Pirates of the Caribbean: The Curse of the Black Pearl (Walt Disney Pictures, 2003)

Norrington: "You are without a doubt the worst pirate I've ever heard of.
Jack Sparrow: "But you have heard of me."

Yo ho, yo ho, the pirate's life for me. From Errol Flynn sailing the high seas to Cary Elwes saving Buttercup in The Princess Bride, pirates have been about action, adventure and romance. Unfortunately, with movies like Cutthroat Island, the genre seemed to die a painful and lasting death. Then Walt Disney Pictures decided to take a chance on resuscitating the genre with Pirates of the Caribbean: The Curse of the Black Pearl. Creating a movie based on a theme park ride doesn't exactly scream Oscar, but it's not that kind of film. Pirate movies are about thrills and spectacle, and this big budget flick certainly delivers the goods.

Jack Sparrow (that's Captain Jack Sparrow), a pirate who is in-between ships at the moment, stumbles into Port Royal, Jamaica, looking for a new ship. His former ship, the Black Pearl, had been taken away from him in an act of mutiny, with the crew leaving him stranded on a desert island. Once in port, he meets and saves the life of Elizabeth Swann, the governor's daughter, and for his trouble is jailed for being a pirate. But Jack has no time to worry about hanging, because the Black Pearl has come to Port Royal, searching for Elizabeth. The crew believe that her blood will free them of a curse they have been put under for stealing cursed gold coins from a dead pirate's stockpile. It's up to Jack, along with Will Turner, a young blacksmith's apprentice who has loved Elizabeth all his life, to save the day. And that's just the first half of the film.

Tides turn, then turn again, secrets are exposed, and characters find themselves walking the plank before this battle royal is over. Will blood be spilled? Will Jack get his ship back? Can love save the day? And what about that enormous pile of treasure? Ah, my pretties, that would be telling.

Pirates is a long film, clocking in at 143 minutes. It could have used some judicious editing; the fight scenes drag on a bit too long, losing their appeal as the minutes tick by. Eliminating some of the fight choreography would have given the film a bit more life without losing any of its energy. And those scenes do have energy; as Will Turner, Orlando Bloom (Troy, Black Hawk Down) plays his scenes with obvious enjoyment. It's clear that he learned a thing or two about swordplay during his work on Lord of the Rings, and during his sparring round with Johnny Depp, he has a smile on his face that lets you know he's really having a good time. That enthusiasm captivated me, and helped me make it through as the scene slowly wore on.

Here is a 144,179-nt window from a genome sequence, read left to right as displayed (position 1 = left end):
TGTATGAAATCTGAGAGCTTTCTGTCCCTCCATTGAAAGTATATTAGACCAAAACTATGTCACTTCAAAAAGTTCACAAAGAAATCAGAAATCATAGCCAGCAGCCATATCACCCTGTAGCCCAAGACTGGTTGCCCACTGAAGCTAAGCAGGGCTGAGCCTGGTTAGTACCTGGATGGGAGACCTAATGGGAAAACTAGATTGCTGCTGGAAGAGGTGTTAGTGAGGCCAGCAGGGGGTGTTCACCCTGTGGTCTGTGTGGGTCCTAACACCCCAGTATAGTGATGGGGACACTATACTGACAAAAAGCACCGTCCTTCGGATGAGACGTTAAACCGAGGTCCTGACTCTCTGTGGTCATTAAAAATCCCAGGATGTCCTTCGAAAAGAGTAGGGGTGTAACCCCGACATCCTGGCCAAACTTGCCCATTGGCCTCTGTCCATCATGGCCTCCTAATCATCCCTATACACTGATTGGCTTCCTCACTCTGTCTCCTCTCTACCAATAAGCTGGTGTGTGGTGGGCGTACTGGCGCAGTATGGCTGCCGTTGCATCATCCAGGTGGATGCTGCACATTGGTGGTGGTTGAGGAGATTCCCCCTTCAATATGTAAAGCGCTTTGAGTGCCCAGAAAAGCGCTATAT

At the risk of sounding like a hypocrite, I also think that there could have been a bit more exposition. The character of Jack Sparrow is a bit of a cipher; we know nothing about him other than the fact that he is a famous pirate who wants his ship back. That isn't to say that Johnny Depp doesn't perform, in fact his performance is the number one reason I urge people I know to see this film. Jack Sparrow believes he's a star, and acts like one. Putting on the air of a hyper-medicated rock star, Johnny struts and staggers about like the bastard love child of Keith Richards and George Clinton, stealing every scene he's in. The way he delivers his lines is amazing; no one else could have breathed real life into this character like he does. And I'm not just saying that because he's dead sexy in eyeliner.